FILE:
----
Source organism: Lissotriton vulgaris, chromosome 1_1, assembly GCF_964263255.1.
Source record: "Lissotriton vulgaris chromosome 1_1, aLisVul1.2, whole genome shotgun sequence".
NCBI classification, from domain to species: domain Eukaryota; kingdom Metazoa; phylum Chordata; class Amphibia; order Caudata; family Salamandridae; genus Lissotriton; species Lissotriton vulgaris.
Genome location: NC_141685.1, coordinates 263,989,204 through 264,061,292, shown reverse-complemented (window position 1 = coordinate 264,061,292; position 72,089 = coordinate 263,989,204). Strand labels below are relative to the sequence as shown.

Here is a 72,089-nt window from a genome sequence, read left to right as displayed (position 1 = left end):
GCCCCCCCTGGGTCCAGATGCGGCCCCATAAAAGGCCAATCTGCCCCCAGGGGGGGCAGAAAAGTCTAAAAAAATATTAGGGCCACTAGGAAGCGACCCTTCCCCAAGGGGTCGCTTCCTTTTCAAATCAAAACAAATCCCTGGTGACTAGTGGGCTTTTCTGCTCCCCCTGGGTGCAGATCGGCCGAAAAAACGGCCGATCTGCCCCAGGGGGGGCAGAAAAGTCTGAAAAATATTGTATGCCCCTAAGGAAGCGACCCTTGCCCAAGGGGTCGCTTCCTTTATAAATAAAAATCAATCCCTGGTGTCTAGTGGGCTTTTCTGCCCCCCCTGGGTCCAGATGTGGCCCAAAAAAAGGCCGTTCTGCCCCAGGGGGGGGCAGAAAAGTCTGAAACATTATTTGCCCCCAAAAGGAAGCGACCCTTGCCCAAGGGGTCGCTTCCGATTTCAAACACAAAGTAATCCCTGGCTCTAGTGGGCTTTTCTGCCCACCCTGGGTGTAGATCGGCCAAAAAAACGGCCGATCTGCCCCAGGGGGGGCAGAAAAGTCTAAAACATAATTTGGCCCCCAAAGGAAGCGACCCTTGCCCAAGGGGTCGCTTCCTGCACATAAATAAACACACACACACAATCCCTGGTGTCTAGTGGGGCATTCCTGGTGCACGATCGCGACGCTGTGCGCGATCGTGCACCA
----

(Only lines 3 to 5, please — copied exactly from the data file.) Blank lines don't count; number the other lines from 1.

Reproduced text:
NCBI classification, from domain to species: domain Eukaryota; kingdom Metazoa; phylum Chordata; class Amphibia; order Caudata; family Salamandridae; genus Lissotriton; species Lissotriton vulgaris.
Genome location: NC_141685.1, coordinates 263,989,204 through 264,061,292, shown reverse-complemented (window position 1 = coordinate 264,061,292; position 72,089 = coordinate 263,989,204). Strand labels below are relative to the sequence as shown.

Here is a 72,089-nt window from a genome sequence, read left to right as displayed (position 1 = left end):